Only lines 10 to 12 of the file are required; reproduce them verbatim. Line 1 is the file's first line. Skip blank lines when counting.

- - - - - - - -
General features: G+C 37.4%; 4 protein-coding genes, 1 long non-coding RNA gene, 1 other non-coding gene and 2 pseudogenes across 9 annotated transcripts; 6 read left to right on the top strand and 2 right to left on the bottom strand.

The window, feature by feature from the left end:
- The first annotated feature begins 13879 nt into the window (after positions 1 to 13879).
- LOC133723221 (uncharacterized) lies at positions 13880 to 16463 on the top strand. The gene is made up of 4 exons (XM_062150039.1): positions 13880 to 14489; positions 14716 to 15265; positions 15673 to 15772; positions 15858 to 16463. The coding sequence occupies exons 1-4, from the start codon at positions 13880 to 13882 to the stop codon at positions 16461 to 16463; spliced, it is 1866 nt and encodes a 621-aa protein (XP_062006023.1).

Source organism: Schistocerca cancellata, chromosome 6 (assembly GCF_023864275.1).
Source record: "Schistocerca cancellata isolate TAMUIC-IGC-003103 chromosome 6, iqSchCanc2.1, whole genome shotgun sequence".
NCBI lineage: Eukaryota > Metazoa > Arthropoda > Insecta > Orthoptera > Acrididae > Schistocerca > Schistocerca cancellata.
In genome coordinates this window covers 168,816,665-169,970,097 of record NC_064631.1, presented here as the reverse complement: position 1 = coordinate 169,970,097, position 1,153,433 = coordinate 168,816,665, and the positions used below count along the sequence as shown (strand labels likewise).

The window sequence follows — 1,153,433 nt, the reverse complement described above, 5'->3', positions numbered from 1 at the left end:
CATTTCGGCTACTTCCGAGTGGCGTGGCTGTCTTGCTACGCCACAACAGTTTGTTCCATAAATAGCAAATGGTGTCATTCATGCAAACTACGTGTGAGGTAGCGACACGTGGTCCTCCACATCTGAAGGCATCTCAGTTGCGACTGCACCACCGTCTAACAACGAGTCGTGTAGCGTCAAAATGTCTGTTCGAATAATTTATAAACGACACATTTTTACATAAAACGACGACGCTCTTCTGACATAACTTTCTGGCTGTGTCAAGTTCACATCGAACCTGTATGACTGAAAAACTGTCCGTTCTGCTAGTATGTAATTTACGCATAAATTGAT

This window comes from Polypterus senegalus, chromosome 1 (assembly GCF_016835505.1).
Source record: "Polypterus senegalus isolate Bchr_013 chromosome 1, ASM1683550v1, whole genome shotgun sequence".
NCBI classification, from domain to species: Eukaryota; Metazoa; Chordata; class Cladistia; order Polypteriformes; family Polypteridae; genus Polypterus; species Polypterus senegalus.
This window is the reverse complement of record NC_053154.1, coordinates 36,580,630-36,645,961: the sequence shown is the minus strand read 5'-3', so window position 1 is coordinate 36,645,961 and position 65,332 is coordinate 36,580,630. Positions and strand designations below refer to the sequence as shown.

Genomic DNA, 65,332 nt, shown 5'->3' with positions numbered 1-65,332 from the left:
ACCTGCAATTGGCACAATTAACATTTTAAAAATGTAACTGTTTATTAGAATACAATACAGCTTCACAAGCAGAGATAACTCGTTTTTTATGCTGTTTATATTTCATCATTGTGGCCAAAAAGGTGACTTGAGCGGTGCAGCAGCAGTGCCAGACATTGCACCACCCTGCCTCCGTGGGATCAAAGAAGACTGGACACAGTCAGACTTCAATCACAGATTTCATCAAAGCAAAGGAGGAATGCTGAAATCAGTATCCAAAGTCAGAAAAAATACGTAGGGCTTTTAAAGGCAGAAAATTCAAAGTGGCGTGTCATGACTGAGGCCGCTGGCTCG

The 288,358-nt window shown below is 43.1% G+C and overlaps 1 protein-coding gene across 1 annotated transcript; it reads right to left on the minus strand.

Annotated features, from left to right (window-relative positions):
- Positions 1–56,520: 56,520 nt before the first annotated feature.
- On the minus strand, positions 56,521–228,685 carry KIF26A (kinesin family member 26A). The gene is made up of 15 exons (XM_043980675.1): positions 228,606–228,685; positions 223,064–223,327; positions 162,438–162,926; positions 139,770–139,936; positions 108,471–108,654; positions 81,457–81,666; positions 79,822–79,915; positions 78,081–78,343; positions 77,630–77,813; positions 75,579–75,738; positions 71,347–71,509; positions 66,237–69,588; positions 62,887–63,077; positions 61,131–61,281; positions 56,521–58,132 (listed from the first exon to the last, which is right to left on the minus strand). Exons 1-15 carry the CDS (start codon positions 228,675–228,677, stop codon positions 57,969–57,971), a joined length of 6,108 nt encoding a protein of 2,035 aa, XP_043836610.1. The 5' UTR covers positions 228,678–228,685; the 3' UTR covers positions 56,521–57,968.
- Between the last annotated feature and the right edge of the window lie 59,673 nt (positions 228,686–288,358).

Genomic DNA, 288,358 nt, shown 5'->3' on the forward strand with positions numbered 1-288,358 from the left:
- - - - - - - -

CATTTCGGCTACTTCCGAGTGGCGTGGCTGTCTTGCTACGCCACAACAGTTTGTTCCATAAATAGCAAATGGTGTCATTCATGCAAACTACGTGTGAGGTAGCGACACGTGGTCCTCCACATCTGAAGGCATCTCAGTTGCGACTGCACCACCGTCTAACAACGAGTCGTGTAGCGTCAAAATGTCTGTTCGAATAATTTATAAACGACACATTTTTACATAAAACGACGACGCTCTTCTGACATAACTTTCTGGCTGTGTCAAGTTCACATCGAACCTGTATGACTGAAAAACTGTCCGTTCTGCTAGTATGTAATTTACGCATAAATTGAT

This window comes from Polypterus senegalus, chromosome 1 (assembly GCF_016835505.1).
Source record: "Polypterus senegalus isolate Bchr_013 chromosome 1, ASM1683550v1, whole genome shotgun sequence".